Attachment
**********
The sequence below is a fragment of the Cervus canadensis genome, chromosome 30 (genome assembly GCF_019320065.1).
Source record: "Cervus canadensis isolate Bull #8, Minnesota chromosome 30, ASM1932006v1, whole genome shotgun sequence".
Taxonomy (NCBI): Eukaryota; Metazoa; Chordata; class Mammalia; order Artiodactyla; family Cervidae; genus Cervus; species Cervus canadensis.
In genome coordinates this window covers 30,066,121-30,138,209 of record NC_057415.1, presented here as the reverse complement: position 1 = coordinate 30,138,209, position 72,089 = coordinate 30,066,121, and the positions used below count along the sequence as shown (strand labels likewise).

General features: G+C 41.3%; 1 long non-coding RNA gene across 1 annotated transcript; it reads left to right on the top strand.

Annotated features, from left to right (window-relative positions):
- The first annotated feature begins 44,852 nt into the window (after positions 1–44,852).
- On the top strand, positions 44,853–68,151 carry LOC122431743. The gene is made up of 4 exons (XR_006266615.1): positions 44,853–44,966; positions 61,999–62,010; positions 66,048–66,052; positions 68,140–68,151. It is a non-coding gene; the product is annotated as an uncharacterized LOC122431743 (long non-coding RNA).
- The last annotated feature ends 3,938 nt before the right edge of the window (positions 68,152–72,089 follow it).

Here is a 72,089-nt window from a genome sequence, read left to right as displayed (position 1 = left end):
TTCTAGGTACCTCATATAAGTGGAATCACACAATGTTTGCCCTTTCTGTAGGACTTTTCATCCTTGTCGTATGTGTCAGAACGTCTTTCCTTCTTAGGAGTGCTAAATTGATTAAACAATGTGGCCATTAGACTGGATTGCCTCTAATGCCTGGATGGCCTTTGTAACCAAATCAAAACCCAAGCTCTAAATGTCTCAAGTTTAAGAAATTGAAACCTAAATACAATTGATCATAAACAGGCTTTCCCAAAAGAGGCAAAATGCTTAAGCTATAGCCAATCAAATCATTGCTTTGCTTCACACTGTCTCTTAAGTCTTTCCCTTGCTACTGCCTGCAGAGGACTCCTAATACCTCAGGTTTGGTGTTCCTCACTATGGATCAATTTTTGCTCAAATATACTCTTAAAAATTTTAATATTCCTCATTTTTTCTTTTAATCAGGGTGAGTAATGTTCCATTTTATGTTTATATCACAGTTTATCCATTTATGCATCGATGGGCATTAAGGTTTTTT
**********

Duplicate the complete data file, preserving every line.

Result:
The sequence below is a fragment of the Cervus canadensis genome, chromosome 30 (genome assembly GCF_019320065.1).
Source record: "Cervus canadensis isolate Bull #8, Minnesota chromosome 30, ASM1932006v1, whole genome shotgun sequence".
Taxonomy (NCBI): Eukaryota; Metazoa; Chordata; class Mammalia; order Artiodactyla; family Cervidae; genus Cervus; species Cervus canadensis.
In genome coordinates this window covers 30,066,121-30,138,209 of record NC_057415.1, presented here as the reverse complement: position 1 = coordinate 30,138,209, position 72,089 = coordinate 30,066,121, and the positions used below count along the sequence as shown (strand labels likewise).

General features: G+C 41.3%; 1 long non-coding RNA gene across 1 annotated transcript; it reads left to right on the top strand.

Annotated features, from left to right (window-relative positions):
- The first annotated feature begins 44,852 nt into the window (after positions 1–44,852).
- On the top strand, positions 44,853–68,151 carry LOC122431743. The gene is made up of 4 exons (XR_006266615.1): positions 44,853–44,966; positions 61,999–62,010; positions 66,048–66,052; positions 68,140–68,151. It is a non-coding gene; the product is annotated as an uncharacterized LOC122431743 (long non-coding RNA).
- The last annotated feature ends 3,938 nt before the right edge of the window (positions 68,152–72,089 follow it).

Here is a 72,089-nt window from a genome sequence, read left to right as displayed (position 1 = left end):
TTCTAGGTACCTCATATAAGTGGAATCACACAATGTTTGCCCTTTCTGTAGGACTTTTCATCCTTGTCGTATGTGTCAGAACGTCTTTCCTTCTTAGGAGTGCTAAATTGATTAAACAATGTGGCCATTAGACTGGATTGCCTCTAATGCCTGGATGGCCTTTGTAACCAAATCAAAACCCAAGCTCTAAATGTCTCAAGTTTAAGAAATTGAAACCTAAATACAATTGATCATAAACAGGCTTTCCCAAAAGAGGCAAAATGCTTAAGCTATAGCCAATCAAATCATTGCTTTGCTTCACACTGTCTCTTAAGTCTTTCCCTTGCTACTGCCTGCAGAGGACTCCTAATACCTCAGGTTTGGTGTTCCTCACTATGGATCAATTTTTGCTCAAATATACTCTTAAAAATTTTAATATTCCTCATTTTTTCTTTTAATCAGGGTGAGTAATGTTCCATTTTATGTTTATATCACAGTTTATCCATTTATGCATCGATGGGCATTAAGGTTTTTT